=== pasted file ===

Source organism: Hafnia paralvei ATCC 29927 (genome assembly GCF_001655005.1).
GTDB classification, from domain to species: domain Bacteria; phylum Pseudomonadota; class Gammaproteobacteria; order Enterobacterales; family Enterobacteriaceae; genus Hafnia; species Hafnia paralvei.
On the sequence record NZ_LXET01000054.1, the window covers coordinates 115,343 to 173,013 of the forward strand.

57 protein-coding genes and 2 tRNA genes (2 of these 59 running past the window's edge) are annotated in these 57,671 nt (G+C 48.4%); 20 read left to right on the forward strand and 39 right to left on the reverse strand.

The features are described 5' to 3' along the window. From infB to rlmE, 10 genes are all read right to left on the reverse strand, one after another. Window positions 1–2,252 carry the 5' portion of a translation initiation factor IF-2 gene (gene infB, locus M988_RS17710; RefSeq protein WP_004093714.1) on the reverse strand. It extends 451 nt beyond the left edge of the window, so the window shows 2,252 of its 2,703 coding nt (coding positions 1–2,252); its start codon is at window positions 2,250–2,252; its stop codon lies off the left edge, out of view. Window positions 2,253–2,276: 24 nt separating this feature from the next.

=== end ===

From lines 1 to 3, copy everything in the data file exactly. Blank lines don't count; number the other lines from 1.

Source organism: Hafnia paralvei ATCC 29927 (genome assembly GCF_001655005.1).
GTDB classification, from domain to species: domain Bacteria; phylum Pseudomonadota; class Gammaproteobacteria; order Enterobacterales; family Enterobacteriaceae; genus Hafnia; species Hafnia paralvei.
On the sequence record NZ_LXET01000054.1, the window covers coordinates 115,343 to 173,013 of the forward strand.